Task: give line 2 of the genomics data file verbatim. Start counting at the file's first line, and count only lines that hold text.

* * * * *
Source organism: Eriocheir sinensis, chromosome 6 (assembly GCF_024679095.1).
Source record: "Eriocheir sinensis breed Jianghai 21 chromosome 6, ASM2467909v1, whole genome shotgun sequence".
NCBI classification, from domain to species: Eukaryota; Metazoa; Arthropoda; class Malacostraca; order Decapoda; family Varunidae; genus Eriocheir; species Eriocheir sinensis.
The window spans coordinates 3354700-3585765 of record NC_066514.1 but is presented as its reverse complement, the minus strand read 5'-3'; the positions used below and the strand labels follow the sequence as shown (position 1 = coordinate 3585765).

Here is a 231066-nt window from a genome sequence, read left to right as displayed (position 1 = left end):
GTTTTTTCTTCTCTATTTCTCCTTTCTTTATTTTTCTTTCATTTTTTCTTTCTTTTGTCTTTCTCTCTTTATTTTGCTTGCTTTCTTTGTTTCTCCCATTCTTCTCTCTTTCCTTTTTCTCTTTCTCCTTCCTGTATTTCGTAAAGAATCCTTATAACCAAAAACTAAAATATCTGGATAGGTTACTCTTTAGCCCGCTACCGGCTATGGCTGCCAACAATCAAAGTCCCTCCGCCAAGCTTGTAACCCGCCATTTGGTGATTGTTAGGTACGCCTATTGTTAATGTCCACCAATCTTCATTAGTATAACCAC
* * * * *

Source record: "Eriocheir sinensis breed Jianghai 21 chromosome 6, ASM2467909v1, whole genome shotgun sequence".